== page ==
After breakfast, lunch and dinner preparations begin. The Cooks’ day wraps up once they complete all the meals for the day. The students enjoy a 3:30 pm tea break and dinner around 5:00 pm. The menu consists of Nsima, a staple food made from corn flour, leafy vegetables, rice, beans, eggs, tomatoes, soya pieces, bananas, chicken and beef. Twice a week, the students enjoy meat and eggs. Kuwala is there for the communities; it supports the local shops and bakeries with food and supplies, and someone purchases the firewood from residents who have woodlots. In Malawi, obtaining wood from natural forests is not allowed. Workers plan to install the new kitchen equipment once the St Peter’s Assembly Hall is complete; watch for that great story in an upcoming newsletter!
The Culinary staff make it happen.
Meet Chikumbutso…in his owns words
I have a Grade 9 education and live in the village. I never thought I would get a job, but I have been at Kuwala as a Cook for three years. Everyone in my community has respect for me. I can afford to send my kids to school— a steel roof replaced my thatched house.
Meet Ndadai…in his owns words
I have a Grade 5 education and live in the village. Kuwala is a turning point for me as I have become the most reliable son of my parents. I have gained skills that I would never have been allowed to obtain without a Grade 12 certificate, and that would have cost me too much to afford if I enrolled with a vocational training institution. I have worked as a Cook for Kuwala for three years.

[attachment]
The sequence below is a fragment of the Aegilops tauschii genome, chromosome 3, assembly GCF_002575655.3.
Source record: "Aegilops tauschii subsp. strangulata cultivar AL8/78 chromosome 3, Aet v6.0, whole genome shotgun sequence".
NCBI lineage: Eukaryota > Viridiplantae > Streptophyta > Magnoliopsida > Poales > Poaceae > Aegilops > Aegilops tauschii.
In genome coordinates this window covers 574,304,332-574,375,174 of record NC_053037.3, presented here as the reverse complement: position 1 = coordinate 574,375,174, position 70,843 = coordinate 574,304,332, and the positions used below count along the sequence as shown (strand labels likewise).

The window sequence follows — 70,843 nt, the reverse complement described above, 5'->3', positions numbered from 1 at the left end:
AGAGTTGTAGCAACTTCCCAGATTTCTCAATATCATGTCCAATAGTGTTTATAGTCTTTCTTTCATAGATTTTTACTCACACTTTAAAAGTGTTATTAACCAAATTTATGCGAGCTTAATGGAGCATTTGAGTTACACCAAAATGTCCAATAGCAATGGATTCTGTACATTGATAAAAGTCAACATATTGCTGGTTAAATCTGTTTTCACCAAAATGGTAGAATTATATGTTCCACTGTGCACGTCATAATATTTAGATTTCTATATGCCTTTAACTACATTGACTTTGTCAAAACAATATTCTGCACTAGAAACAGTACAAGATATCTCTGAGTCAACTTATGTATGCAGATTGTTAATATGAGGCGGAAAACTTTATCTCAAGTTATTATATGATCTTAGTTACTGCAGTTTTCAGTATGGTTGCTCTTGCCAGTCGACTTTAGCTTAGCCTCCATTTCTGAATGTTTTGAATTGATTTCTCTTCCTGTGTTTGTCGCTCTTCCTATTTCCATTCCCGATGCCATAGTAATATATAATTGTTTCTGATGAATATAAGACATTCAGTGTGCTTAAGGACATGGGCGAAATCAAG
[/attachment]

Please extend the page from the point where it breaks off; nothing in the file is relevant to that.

Meet Jetelo… in his own words
I have a Grade 3 education and relocated to the village with my Uncle. I do not have a piece of land to farm, so Kuwala is the only hope I have. I have three years of food preparation experience through Kuwala, and that is my future. I always thought cooking was for women, and now I cook for female students. My life as a Cook for Kuwala has completely transformed me.
Welcome, meet Sphiwe – a student at Kuwala
In her own words…
I come from a family of four, and I have three sisters and a brother. I see myself becoming an agriculturist. I want to achieve my goals and help my family by using my education as a tool. My parents are very proud and happy for me that Kuwala selected me. Kuwala provides a good standard of living such as using a shower, flush toilets, sleeping in a hostel with a bed and nutritious food.
I enjoy science projects and computer skills. Apart from learning, I like attending storytelling sessions to improve my English vocabulary. Reading novels, I have found, also improves my language skills. Other activities that provide enjoyment include singing and dancing. In the future, I want to write a book when I graduate.
Last month we showed you St. Peter’s Assembly Hall getting new technology with the addition of a large television screen! This month, the students are making the technology work while watching documentaries, and movies that supplement their learning.
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Are you a member of a sports team or a member of a church youth group? Are you planning a golf tournament, or are you a Church congregation looking for an International Mission? Would you consider planning an event or becoming a partner in fundraising or supporting a girl’s school in Africa, making a measurable difference in girls’ lives with no other options for an education?
We would be happy to have a discussion. Check out our website at Kuwala.org or connect with us at email@example.com.